This report highlights the importance of child care to the economy, to reducing gender and racial disparities, and to enabling the success of the next generation. It also highlights the ways in which child care has been undervalued and overlooked, resulting in a fragile sector during and even prior to the pandemic. As outlined in a recent Federal Reserve System briefing,43 the COVID-19 crisis has created a sense of urgency to stabilize the child care sector. The crisis also allows for the opportunity to build a stronger and more resilient system that will both develop the next generation and enable workforce participation for many people.

As we imagine a more robust and resilient child care sector, there are roles for new players and new approaches. Our team at the Federal Reserve Bank of San Francisco is beginning to see some promising ideas across the western U.S., as we highlight below, but more work is needed. Through our newly announced initiative, Investing in the Future of Child Care, we are taking a deep dive into the challenges facing the child care market as well as the investments and partnerships needed to support child care providers. Our work will include a webinar series designed to advance understanding and action in the community development field as well as on-the-ground efforts to activate promising solutions and investments.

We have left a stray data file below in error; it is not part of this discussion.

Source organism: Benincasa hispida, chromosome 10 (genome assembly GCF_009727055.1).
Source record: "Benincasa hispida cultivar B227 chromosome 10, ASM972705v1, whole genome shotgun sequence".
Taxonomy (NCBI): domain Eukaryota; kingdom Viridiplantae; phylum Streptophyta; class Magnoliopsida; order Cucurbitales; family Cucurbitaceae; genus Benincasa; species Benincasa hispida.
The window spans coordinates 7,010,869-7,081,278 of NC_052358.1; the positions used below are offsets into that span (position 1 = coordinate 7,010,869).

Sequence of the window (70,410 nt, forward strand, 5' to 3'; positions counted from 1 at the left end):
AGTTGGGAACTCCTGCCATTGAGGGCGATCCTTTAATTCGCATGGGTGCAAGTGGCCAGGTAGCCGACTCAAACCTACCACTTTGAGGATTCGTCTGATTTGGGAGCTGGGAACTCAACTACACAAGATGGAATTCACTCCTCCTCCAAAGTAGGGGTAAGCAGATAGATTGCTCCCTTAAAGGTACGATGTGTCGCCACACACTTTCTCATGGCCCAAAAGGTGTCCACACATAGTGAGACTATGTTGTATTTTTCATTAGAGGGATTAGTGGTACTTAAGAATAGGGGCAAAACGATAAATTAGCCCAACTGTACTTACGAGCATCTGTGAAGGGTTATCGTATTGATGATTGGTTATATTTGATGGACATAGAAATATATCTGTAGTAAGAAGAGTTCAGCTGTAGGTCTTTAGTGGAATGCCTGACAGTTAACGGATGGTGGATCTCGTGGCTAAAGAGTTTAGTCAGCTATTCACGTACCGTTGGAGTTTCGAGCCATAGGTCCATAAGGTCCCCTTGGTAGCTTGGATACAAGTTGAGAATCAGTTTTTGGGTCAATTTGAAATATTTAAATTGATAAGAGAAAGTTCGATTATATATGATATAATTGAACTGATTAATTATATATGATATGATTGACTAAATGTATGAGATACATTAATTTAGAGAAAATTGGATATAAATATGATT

Provide supports for child care small businesses

Child care businesses that operate on tight margins, have high staff turnover, and face structural barriers to accessing credit need more support. Many providers are motivated by a desire to care for children and support early childhood development, but they are met with the complex challenge of running a child care business. More support in running a business could be offered to child care business owners. In addition, innovative approaches to shared back end operational support can offer some relief.44 Converting child care businesses to shared ownership models (through an employee stock ownership plan) also holds promise. This approach enabled one provider to reduce turnover, provide benefits to staff, and enable profit sharing in a way that built pride, accountability, and ownership.45

Value child care as a workforce and community investment

The education of young children is a public good that will create a stronger society and contribute to our shared prosperity, especially in light of growing research showing the fundamental importance of the early years in enabling lifelong success. Greater public and private investment could pull this sector from the margins to be rightly centered as critical to the current and future economy. More investment is needed to enable a thriving and robust child care system that pays living wages, while ensuring that child care providers can be resilient in the face of disasters such as the current pandemic. Investing in the sector will also enable more workers, particularly women of color, to achieve financial security.

Engage new partners in strengthening the child care sector